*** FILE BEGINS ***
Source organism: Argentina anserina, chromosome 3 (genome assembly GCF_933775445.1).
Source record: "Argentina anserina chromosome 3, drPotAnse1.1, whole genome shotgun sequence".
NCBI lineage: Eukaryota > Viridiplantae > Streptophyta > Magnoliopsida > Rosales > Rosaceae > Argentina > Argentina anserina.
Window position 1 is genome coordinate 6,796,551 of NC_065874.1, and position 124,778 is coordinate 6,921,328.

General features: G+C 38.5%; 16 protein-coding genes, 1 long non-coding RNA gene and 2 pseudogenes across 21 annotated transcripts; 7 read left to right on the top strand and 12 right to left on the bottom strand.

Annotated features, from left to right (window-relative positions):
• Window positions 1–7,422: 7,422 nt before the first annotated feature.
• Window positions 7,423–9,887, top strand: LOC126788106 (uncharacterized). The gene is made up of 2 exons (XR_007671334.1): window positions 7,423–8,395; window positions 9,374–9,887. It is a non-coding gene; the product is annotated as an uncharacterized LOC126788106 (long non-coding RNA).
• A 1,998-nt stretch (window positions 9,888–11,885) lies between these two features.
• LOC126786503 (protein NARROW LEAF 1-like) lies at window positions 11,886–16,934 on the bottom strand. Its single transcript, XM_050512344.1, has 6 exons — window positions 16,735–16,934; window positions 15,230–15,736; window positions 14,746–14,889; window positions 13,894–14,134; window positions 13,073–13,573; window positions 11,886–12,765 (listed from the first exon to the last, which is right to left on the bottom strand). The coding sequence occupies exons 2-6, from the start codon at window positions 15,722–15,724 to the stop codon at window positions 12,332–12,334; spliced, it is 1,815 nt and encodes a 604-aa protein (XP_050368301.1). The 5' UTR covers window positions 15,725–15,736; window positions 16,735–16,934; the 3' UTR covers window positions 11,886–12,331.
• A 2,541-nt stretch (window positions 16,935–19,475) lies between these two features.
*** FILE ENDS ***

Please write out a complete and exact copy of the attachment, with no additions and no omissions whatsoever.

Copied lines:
Source organism: Argentina anserina, chromosome 3 (genome assembly GCF_933775445.1).
Source record: "Argentina anserina chromosome 3, drPotAnse1.1, whole genome shotgun sequence".
NCBI lineage: Eukaryota > Viridiplantae > Streptophyta > Magnoliopsida > Rosales > Rosaceae > Argentina > Argentina anserina.
Window position 1 is genome coordinate 6,796,551 of NC_065874.1, and position 124,778 is coordinate 6,921,328.

General features: G+C 38.5%; 16 protein-coding genes, 1 long non-coding RNA gene and 2 pseudogenes across 21 annotated transcripts; 7 read left to right on the top strand and 12 right to left on the bottom strand.

Annotated features, from left to right (window-relative positions):
• Window positions 1–7,422: 7,422 nt before the first annotated feature.
• Window positions 7,423–9,887, top strand: LOC126788106 (uncharacterized). The gene is made up of 2 exons (XR_007671334.1): window positions 7,423–8,395; window positions 9,374–9,887. It is a non-coding gene; the product is annotated as an uncharacterized LOC126788106 (long non-coding RNA).
• A 1,998-nt stretch (window positions 9,888–11,885) lies between these two features.
• LOC126786503 (protein NARROW LEAF 1-like) lies at window positions 11,886–16,934 on the bottom strand. Its single transcript, XM_050512344.1, has 6 exons — window positions 16,735–16,934; window positions 15,230–15,736; window positions 14,746–14,889; window positions 13,894–14,134; window positions 13,073–13,573; window positions 11,886–12,765 (listed from the first exon to the last, which is right to left on the bottom strand). The coding sequence occupies exons 2-6, from the start codon at window positions 15,722–15,724 to the stop codon at window positions 12,332–12,334; spliced, it is 1,815 nt and encodes a 604-aa protein (XP_050368301.1). The 5' UTR covers window positions 15,725–15,736; window positions 16,735–16,934; the 3' UTR covers window positions 11,886–12,331.
• A 2,541-nt stretch (window positions 16,935–19,475) lies between these two features.